From No Shelf Required:
For the past many months, I’ve had the privilege of stepping outside the confines of the publishing and library industries (as well as the borders of the United States) to engage in non-profit projects and initiatives that bring books and knowledge to people. There comes a point in every person’s career when we crave to turn our professional jobs into missions, and it simply isn’t enough to earn a paycheck, even amidst the most challenging circumstances. We take a leap of faith and jump.
And jump I did, from New York all the way to Croatia, where I would (not immediately upon arrival but soon thereafter) embark on the project of my life and turn an entire country into an open virtual library (available to all its people without a card and access code and regardless of status, geography, background, citizenship, etc). In early December 2016, Croatia (the country of my birth) became the world’s first Free Reading Zone for one entire month.
During that time, anyone in Croatia, including residents and tourists, could read (online and offline) freely over 100,000 books from well-known publishers (some old, most brand new releases), in several languages, via a free reading app, called Croatia Reads. While I plan to share the full story of how we pulled it off (I managed the project in cooperation with Total Boox and a few local enthusiasts), and what we hope to accomplish next in another article on NSR, here, however, I want to briefly shed light on the most prominent lessons learned from this transforming experience (there have been many). And it has to do with understanding what readers really want from ebooks and digital content.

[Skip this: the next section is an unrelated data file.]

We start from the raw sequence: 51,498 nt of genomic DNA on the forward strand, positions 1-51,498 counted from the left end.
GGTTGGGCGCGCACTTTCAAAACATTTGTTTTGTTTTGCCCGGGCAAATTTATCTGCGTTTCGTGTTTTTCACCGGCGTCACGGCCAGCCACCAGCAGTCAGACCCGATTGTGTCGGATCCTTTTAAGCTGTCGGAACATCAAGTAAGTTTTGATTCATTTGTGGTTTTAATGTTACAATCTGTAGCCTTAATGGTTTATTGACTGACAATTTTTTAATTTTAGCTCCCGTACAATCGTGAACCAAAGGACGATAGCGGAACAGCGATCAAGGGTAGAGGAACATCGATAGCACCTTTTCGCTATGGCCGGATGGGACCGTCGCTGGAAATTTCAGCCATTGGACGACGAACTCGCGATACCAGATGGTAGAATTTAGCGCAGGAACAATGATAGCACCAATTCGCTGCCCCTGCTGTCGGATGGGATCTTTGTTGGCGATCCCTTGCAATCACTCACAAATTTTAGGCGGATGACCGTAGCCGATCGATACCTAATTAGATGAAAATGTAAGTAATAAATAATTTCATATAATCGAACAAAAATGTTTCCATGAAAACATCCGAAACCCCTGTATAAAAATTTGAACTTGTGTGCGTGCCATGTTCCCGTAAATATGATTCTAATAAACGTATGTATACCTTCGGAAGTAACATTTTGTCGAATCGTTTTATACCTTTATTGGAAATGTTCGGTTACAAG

The pilot wasn’t just a passionate attempt to ‘free’ books from the confines of library walls and expensive ebook platforms and bring them to people in rural areas and places with no bookstores or libraries. It was an attempt to prove to the book and library industry on both sides of the Atlantic that there is genuine interest among consumers to read ebooks when the right conditions are created for them, just as there is genuine interest in engaging with all sorts of information in digital format. With all due respect for all our arguments about the emotional attachment to paper, ebooks hold the promise of a future in which paper books do not perish but knowledge flows freely to all who want it, while publishers and content creators get their fair share.
Long story short: readers will read books in digital format enthusiastically when they are offered to them for free. Does this mean that publishers will not get paid? Of course not. The whole concept of the Croatia Reads project was designed around the idea that publishers always get paid for everything read (that’s why we opted for the Total Boox model, which pays publishers only for the content read). But more importantly, the reading is always sponsored by a third-party, in this case it was No Shelf Required. In other words, the burden of paying for the reading is transferred from the reader onto the sponsor.
Link to the rest at No Shelf Required and thanks to SFR for the tip.